Lately I’ve noticed that the NFL is doing more to attract a female audience, whether it’s with league apparel or commercials set at a baby shower or even, I recently noticed, female announcers. So it’s hard to ignore the nagging feeling that jumping on the Breast Cancer Awareness bandwagon with intense fervor is the NFL’s way to not only bring the league some good publicity, but also expand their consumer base. That means instead of the usual black or white accessories to their shiny leggings and shoulder pads, the football players are accessorizing with pink cleats and gloves. Even the little penalty flags the refs throw are pink. The NFL is a multi-billion dollar industry (with league revenue for 2013 tracking above $9 billion), and like many large corporations they’re doing what they can to improve the image of the business. This entails donating a portion of merchandise proceeds to the American Cancer Society and auctioning off those pink gloves and cleats for money that will also be donated. It also means that the fields have been decked out with a giant pink ribbon at the 50-yard line, and that on-screen overlays periodically promote the NFL’s Breast Cancer initiative, “A Crucial Catch.” While I’m not totally against businesses benefiting from charitable campaigns, I am concerned about the gender norms and social significance behind this one in particular.
Everything is ribbons, pink T-shirts and limited edition jerseys, but all the merchandise and marketing only throw a stark relief on what the campaign is lacking. I’d actually like to become more knowledgeable about why breast cancer kills African American women at a 41 percent higher rate, the implications of the over-diagnosis of breast cancer, and the lack of information and existing research on environmental factors that may be contributing to the diseases increasing morbidity. The obstacle we face in publicly addressing issues like these is that they require the efforts of more than just the researchers who are doing what they can against a natural predator that we don’t fully understand. What we’re left with is a bland message of vague awareness that has become so diffused that it’s no more than useful than shouting “fire” in a crowded stadium.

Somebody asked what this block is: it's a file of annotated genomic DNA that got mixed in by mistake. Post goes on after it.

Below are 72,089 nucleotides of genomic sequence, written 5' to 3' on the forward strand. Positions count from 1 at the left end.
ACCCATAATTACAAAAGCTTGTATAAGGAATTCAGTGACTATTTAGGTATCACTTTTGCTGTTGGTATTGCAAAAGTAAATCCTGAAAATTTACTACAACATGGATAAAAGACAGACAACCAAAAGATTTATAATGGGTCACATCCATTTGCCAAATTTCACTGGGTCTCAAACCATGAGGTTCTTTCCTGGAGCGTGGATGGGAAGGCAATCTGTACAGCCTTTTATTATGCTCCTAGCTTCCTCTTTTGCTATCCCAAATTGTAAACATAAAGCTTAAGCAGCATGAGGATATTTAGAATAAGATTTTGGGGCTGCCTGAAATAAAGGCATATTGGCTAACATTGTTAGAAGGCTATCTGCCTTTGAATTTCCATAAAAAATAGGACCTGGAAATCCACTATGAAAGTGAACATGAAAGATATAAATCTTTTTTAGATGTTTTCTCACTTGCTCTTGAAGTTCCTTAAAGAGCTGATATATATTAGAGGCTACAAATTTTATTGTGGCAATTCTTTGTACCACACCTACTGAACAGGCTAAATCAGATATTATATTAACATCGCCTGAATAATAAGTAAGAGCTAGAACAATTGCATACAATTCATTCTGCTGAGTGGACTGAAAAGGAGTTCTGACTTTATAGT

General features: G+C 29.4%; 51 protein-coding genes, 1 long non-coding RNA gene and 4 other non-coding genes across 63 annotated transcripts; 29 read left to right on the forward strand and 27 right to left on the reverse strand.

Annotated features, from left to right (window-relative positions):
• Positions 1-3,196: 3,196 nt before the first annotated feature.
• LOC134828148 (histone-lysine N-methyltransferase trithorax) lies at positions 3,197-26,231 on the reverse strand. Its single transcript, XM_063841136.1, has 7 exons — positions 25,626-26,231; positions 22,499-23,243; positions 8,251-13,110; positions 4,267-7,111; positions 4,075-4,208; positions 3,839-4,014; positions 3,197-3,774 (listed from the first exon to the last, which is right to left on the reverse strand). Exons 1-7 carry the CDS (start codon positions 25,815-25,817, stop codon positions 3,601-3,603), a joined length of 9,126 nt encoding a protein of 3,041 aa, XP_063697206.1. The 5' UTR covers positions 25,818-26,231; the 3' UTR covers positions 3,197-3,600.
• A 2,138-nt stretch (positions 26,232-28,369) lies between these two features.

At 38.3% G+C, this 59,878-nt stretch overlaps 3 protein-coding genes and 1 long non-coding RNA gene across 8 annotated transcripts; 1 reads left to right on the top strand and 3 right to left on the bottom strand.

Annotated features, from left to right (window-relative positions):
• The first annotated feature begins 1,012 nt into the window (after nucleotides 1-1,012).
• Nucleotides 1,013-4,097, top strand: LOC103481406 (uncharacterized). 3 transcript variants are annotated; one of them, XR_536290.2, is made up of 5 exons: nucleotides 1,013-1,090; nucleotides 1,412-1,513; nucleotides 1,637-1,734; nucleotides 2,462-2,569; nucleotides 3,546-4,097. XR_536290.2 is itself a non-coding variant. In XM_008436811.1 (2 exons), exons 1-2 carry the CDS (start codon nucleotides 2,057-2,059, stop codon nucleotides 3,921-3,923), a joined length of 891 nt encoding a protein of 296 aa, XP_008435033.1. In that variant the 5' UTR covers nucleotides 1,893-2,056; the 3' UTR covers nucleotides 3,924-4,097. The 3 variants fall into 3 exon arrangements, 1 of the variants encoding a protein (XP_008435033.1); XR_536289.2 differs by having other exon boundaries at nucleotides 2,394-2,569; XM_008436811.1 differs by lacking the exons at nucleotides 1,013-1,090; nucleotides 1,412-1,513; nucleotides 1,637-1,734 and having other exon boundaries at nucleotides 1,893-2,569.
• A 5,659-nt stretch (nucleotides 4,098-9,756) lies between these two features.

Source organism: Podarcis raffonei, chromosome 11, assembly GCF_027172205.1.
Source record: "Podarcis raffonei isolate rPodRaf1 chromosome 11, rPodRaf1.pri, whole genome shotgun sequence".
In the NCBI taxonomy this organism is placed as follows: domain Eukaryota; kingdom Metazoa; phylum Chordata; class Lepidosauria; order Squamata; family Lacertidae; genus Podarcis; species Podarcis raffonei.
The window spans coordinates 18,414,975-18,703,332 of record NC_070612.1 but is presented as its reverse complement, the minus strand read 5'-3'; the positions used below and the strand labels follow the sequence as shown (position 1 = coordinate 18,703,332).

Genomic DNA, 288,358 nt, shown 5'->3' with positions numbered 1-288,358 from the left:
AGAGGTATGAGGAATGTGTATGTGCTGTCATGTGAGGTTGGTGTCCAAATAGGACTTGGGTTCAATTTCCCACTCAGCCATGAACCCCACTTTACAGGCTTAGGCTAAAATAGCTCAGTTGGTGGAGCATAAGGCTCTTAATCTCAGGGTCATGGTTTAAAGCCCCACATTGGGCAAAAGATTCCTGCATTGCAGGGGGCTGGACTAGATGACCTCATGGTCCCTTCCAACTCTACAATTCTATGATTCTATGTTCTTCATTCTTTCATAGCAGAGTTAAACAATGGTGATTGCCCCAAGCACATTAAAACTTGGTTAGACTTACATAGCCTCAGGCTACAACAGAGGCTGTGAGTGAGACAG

For a sport that requires so much risk, the NFL’s taking the safest possible route when it comes to breast cancer awareness. In addition, some of the impetus falls on the American Cancer Society, which is the NFL’s partner in their breast cancer initiatives. The NFL isn’t the only company that’s guilty of this watering down, but something they have that other organizations do not is the high visibility. This is likely what has made them so cautious when it comes to anything they promote. The problem with such publicly promoted grand-gesture causes is that it makes it seem like the solution is straightforward when it’s not. Step 1. Become aware of the problem. Step 2. Donate. Step 3. Get your annual screenings. For the men, women, and families who don’t have access to healthcare and resources, doing just this is more than enough because it’s far better than the alternative of having no information at all. Problem solved. Once they’ve told you those three things the NFL can wipe their hands clean of the more far-reaching problems. I think they’re underestimating their audience by making cancer “cute,” when they have an opportunity to do more far-reaching and longer lasting good.